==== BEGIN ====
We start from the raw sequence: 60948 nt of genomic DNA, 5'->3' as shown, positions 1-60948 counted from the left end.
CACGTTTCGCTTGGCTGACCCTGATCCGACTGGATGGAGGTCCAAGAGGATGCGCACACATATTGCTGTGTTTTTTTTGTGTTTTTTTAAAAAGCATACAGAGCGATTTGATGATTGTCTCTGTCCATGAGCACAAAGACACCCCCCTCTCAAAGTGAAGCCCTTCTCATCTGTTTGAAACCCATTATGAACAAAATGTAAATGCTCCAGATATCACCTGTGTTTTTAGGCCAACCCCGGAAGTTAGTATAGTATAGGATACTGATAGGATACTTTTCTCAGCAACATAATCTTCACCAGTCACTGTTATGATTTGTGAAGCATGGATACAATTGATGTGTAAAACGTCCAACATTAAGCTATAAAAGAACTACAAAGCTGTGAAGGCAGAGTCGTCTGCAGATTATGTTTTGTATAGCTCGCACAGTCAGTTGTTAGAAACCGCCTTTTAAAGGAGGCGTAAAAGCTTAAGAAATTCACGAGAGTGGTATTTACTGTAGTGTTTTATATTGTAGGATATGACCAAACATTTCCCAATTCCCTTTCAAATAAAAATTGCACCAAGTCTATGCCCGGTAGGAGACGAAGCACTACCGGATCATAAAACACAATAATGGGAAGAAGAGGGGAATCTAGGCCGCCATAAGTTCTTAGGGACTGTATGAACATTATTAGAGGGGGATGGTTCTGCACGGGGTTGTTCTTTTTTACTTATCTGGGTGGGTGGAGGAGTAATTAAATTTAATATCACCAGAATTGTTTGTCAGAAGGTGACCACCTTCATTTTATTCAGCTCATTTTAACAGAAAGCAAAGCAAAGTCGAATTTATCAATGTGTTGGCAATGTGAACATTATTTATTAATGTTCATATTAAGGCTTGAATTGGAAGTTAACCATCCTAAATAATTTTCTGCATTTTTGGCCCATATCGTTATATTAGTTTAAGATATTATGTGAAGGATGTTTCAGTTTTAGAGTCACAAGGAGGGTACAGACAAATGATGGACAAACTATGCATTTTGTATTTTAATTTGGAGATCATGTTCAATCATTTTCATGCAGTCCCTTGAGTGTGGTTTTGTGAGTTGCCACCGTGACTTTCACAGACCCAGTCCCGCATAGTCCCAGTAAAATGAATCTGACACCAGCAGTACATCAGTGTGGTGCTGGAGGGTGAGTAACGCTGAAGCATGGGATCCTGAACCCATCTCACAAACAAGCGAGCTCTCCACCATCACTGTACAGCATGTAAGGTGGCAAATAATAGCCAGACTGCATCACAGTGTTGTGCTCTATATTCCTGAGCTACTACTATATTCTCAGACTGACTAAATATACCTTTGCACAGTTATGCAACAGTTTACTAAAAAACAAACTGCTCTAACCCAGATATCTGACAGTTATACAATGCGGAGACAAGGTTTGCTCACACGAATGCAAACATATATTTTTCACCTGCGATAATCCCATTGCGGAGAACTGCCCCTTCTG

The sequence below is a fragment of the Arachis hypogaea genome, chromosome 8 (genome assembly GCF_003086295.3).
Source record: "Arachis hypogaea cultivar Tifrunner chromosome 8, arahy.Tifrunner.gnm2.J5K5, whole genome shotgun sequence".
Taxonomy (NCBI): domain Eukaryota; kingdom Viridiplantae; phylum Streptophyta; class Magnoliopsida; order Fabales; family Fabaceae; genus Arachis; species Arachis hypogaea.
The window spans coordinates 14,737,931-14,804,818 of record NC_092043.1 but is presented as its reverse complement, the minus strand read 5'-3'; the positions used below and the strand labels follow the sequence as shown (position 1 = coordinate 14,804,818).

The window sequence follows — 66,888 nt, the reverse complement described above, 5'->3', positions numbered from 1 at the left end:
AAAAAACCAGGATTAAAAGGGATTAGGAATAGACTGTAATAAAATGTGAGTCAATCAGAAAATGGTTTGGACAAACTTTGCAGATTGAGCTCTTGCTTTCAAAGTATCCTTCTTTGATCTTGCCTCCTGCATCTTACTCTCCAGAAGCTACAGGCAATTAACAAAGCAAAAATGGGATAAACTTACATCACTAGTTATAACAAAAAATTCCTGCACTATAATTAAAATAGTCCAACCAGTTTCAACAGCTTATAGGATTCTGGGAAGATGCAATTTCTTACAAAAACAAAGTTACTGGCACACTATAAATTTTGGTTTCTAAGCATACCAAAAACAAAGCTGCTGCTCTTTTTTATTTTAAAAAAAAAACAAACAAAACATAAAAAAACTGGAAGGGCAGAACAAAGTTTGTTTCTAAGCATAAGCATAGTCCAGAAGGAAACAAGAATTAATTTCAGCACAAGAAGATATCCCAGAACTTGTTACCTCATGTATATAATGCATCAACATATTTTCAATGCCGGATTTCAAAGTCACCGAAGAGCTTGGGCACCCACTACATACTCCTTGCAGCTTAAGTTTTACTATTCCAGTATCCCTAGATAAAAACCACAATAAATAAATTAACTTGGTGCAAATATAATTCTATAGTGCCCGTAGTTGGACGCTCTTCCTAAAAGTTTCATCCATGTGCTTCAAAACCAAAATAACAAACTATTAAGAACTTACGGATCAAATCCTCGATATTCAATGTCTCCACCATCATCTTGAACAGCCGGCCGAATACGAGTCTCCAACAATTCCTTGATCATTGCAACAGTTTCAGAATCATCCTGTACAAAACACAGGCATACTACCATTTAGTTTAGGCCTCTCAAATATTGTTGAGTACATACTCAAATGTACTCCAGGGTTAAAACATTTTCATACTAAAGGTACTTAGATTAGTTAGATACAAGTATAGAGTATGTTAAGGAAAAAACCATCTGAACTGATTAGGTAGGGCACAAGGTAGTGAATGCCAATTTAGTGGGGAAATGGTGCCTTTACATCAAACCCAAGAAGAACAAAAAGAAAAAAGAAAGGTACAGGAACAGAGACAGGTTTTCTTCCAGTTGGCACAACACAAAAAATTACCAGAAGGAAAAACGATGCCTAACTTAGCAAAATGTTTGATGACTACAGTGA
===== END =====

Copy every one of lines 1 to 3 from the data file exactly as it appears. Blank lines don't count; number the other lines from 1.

We start from the raw sequence: 60948 nt of genomic DNA, 5'->3' as shown, positions 1-60948 counted from the left end.
CACGTTTCGCTTGGCTGACCCTGATCCGACTGGATGGAGGTCCAAGAGGATGCGCACACATATTGCTGTGTTTTTTTTGTGTTTTTTTAAAAAGCATACAGAGCGATTTGATGATTGTCTCTGTCCATGAGCACAAAGACACCCCCCTCTCAAAGTGAAGCCCTTCTCATCTGTTTGAAACCCATTATGAACAAAATGTAAATGCTCCAGATATCACCTGTGTTTTTAGGCCAACCCCGGAAGTTAGTATAGTATAGGATACTGATAGGATACTTTTCTCAGCAACATAATCTTCACCAGTCACTGTTATGATTTGTGAAGCATGGATACAATTGATGTGTAAAACGTCCAACATTAAGCTATAAAAGAACTACAAAGCTGTGAAGGCAGAGTCGTCTGCAGATTATGTTTTGTATAGCTCGCACAGTCAGTTGTTAGAAACCGCCTTTTAAAGGAGGCGTAAAAGCTTAAGAAATTCACGAGAGTGGTATTTACTGTAGTGTTTTATATTGTAGGATATGACCAAACATTTCCCAATTCCCTTTCAAATAAAAATTGCACCAAGTCTATGCCCGGTAGGAGACGAAGCACTACCGGATCATAAAACACAATAATGGGAAGAAGAGGGGAATCTAGGCCGCCATAAGTTCTTAGGGACTGTATGAACATTATTAGAGGGGGATGGTTCTGCACGGGGTTGTTCTTTTTTACTTATCTGGGTGGGTGGAGGAGTAATTAAATTTAATATCACCAGAATTGTTTGTCAGAAGGTGACCACCTTCATTTTATTCAGCTCATTTTAACAGAAAGCAAAGCAAAGTCGAATTTATCAATGTGTTGGCAATGTGAACATTATTTATTAATGTTCATATTAAGGCTTGAATTGGAAGTTAACCATCCTAAATAATTTTCTGCATTTTTGGCCCATATCGTTATATTAGTTTAAGATATTATGTGAAGGATGTTTCAGTTTTAGAGTCACAAGGAGGGTACAGACAAATGATGGACAAACTATGCATTTTGTATTTTAATTTGGAGATCATGTTCAATCATTTTCATGCAGTCCCTTGAGTGTGGTTTTGTGAGTTGCCACCGTGACTTTCACAGACCCAGTCCCGCATAGTCCCAGTAAAATGAATCTGACACCAGCAGTACATCAGTGTGGTGCTGGAGGGTGAGTAACGCTGAAGCATGGGATCCTGAACCCATCTCACAAACAAGCGAGCTCTCCACCATCACTGTACAGCATGTAAGGTGGCAAATAATAGCCAGACTGCATCACAGTGTTGTGCTCTATATTCCTGAGCTACTACTATATTCTCAGACTGACTAAATATACCTTTGCACAGTTATGCAACAGTTTACTAAAAAACAAACTGCTCTAACCCAGATATCTGACAGTTATACAATGCGGAGACAAGGTTTGCTCACACGAATGCAAACATATATTTTTCACCTGCGATAATCCCATTGCGGAGAACTGCCCCTTCTG

The sequence below is a fragment of the Arachis hypogaea genome, chromosome 8 (genome assembly GCF_003086295.3).